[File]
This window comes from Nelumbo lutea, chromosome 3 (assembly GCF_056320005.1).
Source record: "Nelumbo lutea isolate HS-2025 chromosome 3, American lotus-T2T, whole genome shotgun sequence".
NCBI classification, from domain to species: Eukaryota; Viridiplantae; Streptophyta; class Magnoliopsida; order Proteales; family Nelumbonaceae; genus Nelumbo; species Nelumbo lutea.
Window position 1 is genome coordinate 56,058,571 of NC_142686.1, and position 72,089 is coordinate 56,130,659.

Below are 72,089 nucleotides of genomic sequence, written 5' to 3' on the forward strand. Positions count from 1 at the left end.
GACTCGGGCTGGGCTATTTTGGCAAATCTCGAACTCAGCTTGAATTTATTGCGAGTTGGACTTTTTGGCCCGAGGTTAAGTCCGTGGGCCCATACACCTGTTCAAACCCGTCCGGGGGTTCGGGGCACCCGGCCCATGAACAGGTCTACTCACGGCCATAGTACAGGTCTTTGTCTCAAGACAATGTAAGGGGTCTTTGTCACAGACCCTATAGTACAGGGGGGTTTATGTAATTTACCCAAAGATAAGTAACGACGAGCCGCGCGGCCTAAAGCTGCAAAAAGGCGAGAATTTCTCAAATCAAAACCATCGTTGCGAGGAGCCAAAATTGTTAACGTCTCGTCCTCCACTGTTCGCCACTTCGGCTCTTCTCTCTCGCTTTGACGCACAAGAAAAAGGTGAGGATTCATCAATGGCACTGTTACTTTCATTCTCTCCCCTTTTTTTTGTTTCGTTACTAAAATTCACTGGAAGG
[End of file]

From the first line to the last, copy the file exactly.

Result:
This window comes from Nelumbo lutea, chromosome 3 (assembly GCF_056320005.1).
Source record: "Nelumbo lutea isolate HS-2025 chromosome 3, American lotus-T2T, whole genome shotgun sequence".
NCBI classification, from domain to species: Eukaryota; Viridiplantae; Streptophyta; class Magnoliopsida; order Proteales; family Nelumbonaceae; genus Nelumbo; species Nelumbo lutea.
Window position 1 is genome coordinate 56,058,571 of NC_142686.1, and position 72,089 is coordinate 56,130,659.

Below are 72,089 nucleotides of genomic sequence, written 5' to 3' on the forward strand. Positions count from 1 at the left end.
GACTCGGGCTGGGCTATTTTGGCAAATCTCGAACTCAGCTTGAATTTATTGCGAGTTGGACTTTTTGGCCCGAGGTTAAGTCCGTGGGCCCATACACCTGTTCAAACCCGTCCGGGGGTTCGGGGCACCCGGCCCATGAACAGGTCTACTCACGGCCATAGTACAGGTCTTTGTCTCAAGACAATGTAAGGGGTCTTTGTCACAGACCCTATAGTACAGGGGGGTTTATGTAATTTACCCAAAGATAAGTAACGACGAGCCGCGCGGCCTAAAGCTGCAAAAAGGCGAGAATTTCTCAAATCAAAACCATCGTTGCGAGGAGCCAAAATTGTTAACGTCTCGTCCTCCACTGTTCGCCACTTCGGCTCTTCTCTCTCGCTTTGACGCACAAGAAAAAGGTGAGGATTCATCAATGGCACTGTTACTTTCATTCTCTCCCCTTTTTTTTGTTTCGTTACTAAAATTCACTGGAAGG